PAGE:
On September 15, lobbyist Harry Hill and I testified during a Corrections Appropriations hearing regarding correction officer’s turnover rate and the lack of pay increases for officers. Also discussed was the shortage of officers and the tremendous amounts of overtime that staff is expected to work. The testimony seemed to be well received by legislators. Representatives Paul Fitzwater from the Potosi area was very vocal supporting corrections officers stating, “It is time for the legislature to take action to fix this problem”. Overall it was a very positive hearing.
On September 16, Harry Hill and I had another good meeting with Senator Dan Brown. We discussed pay issues for corrections officers. Senator Brown is our sponsor for the Hazardous Duty legislation and plans to vigorously pursue pay increases for corrections officers during the next legislative session that begins in January of 2016.
More meetings are being scheduled with other legislators to promote our issues. As information becomes available it will be posted on our website.
Thanks for your support,
Gary Gross, Executive Director, MOCOA
If you would like to be on the ballot for ACC, OCC, PCC, TCC, WMCC or WRDCC please call MOCOA at 866-346-6262 and let us know before October 16, 2015.
As many of you know, before 2000, corrections officers had a union that for twenty three years accomplished nothing. Many of our current employees were not around back then so we would like to take this opportunity to remind and/or inform our membership of our accomplishments. Since MOCOA became the bargaining unit in 2003 we have accomplished the following:
- We lobbied for and received the largest one time raise in the history of Missouri for corrections officers (8%) as well as other smaller raises
- MOCOA successfully got officers shift differential pay for first and third shift officers of approximately fifty dollars per month. This alone is 500% interest on your ten dollar monthly dues.
- MOCOA wrote and passed overtime legislation guaranteeing the ability of officers to collect payment for overtime worked. Before MOCOA, officers had no control over their overtime (they couldn’t collect for it nor could they get time off for it).
- MOCOA challenged the department in the courts based on our work agreement. The department was flexing officers off rather than paying them their earned overtime and we won. The department can no longer force flex your overtime worked rather than pay you. Due to our efforts, we have officers working overtime rather than a second job and making $35,000 + a year.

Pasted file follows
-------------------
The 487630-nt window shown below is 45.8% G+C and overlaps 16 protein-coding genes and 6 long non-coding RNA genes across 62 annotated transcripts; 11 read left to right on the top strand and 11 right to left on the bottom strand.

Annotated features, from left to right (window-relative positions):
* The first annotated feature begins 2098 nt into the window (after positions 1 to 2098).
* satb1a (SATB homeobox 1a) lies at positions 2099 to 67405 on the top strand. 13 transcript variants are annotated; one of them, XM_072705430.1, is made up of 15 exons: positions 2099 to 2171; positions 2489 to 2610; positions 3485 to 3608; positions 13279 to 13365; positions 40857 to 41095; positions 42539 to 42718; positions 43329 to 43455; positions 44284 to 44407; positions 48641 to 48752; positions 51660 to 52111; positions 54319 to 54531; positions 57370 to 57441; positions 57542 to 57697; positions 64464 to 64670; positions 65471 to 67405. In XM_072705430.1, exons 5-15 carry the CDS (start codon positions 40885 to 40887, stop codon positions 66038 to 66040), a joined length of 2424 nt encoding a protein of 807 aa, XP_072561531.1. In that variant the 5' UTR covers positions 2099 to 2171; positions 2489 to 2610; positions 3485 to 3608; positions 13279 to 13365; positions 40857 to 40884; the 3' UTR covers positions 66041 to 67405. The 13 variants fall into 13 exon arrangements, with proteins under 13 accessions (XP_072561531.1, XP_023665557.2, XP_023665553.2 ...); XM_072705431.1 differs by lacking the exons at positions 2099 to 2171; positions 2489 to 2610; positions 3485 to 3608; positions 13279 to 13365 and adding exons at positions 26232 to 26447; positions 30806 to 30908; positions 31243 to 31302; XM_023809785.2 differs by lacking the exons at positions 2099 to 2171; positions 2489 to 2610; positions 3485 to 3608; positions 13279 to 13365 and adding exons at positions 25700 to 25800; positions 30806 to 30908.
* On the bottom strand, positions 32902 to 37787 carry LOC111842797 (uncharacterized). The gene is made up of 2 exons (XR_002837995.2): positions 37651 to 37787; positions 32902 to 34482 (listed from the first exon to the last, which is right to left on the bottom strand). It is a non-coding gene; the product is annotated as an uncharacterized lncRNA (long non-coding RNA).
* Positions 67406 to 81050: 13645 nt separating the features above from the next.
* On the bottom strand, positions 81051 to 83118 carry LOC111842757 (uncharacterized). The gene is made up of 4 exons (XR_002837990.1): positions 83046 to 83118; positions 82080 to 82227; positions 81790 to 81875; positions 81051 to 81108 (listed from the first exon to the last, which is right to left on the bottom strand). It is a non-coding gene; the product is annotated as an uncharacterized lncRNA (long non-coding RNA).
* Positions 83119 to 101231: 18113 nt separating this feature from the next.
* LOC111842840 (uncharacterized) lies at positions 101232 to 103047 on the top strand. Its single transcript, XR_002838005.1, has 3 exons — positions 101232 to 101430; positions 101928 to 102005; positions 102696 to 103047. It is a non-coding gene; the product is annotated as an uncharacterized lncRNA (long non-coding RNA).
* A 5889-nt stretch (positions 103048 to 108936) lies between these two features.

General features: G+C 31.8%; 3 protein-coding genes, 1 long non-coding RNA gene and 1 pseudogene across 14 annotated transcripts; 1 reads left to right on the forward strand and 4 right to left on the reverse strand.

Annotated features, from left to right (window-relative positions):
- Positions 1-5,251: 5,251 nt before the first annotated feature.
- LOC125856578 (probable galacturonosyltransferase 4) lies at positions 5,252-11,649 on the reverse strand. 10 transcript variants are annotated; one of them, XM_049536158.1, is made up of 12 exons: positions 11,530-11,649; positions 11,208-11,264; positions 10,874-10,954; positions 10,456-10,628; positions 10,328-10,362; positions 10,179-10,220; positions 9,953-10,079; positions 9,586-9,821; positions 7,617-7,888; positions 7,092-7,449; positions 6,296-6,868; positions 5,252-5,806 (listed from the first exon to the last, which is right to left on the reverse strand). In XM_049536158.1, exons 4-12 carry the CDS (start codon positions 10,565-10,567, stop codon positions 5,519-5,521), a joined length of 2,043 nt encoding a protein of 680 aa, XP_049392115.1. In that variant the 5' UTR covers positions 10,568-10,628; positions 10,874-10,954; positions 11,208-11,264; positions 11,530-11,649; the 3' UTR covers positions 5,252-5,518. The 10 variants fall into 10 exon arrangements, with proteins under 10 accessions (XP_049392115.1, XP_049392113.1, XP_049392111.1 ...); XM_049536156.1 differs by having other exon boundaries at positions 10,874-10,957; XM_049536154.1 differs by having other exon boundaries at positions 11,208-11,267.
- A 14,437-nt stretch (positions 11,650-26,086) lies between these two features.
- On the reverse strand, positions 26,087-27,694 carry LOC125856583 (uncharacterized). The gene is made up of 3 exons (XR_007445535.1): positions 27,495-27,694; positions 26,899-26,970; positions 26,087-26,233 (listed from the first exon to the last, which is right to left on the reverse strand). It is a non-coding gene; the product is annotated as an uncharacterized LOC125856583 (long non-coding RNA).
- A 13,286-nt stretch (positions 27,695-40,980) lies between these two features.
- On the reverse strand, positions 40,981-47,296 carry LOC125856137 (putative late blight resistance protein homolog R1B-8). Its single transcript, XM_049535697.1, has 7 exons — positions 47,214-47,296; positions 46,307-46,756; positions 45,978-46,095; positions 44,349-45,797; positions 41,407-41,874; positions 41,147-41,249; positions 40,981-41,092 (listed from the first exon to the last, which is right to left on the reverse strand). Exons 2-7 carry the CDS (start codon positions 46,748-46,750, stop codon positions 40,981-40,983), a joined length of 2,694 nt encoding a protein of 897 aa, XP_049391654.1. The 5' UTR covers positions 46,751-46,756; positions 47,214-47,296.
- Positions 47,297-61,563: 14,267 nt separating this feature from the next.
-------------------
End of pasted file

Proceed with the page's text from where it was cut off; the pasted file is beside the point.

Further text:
- When the association was founded corrections officers were making around $22,000 per year. Corrections officers 1 are now making, after probation, nearly $30,000 annually plus overtime pay. Is it enough? NO IT ISN’T. The economic crash that began in 2006, and that continues yet today, has slowed the growth and income for the state making it more difficult for us to generate pay increases for officers. We are still in the Capitol building every session trying our best to get officers more money. While these numbers may seem small to some, all totaled they add up to over $40,000,000.00 annually in corrections officers pockets. We will always continue this effort.
- Another huge accomplishment is our employee grievance service. We assist employees in filing grievances on a daily basis with a very high success rate of wins. This office serves 21 institutions across the state and has a very high volume of business related to employee issues. We are in contact with central office virtually on a daily basis addressing issues around the state. Through these communications we have been able to resolve many issues at many of your institutions.
Sometimes I hear, “We never see you”. This is probably true. In order to keep our dues at just $10.00 per month we only have three people running your office plus our lobbyist, who works only with legislators. This simply does not allow time for us to travel the state and visit institutions on a regular basis as often as we may like. Every officer in this state is always welcome at our office or welcome to call with any questions you might have.
Every person in the MOCOA office has previously been corrections officers and truly understands your struggles. Don’t hesitate to call if you have questions or issues toll free at 1-866-346-6262 or locally in the Jefferson City area at 573-634-7951.
Gary Gross, MOCOA Director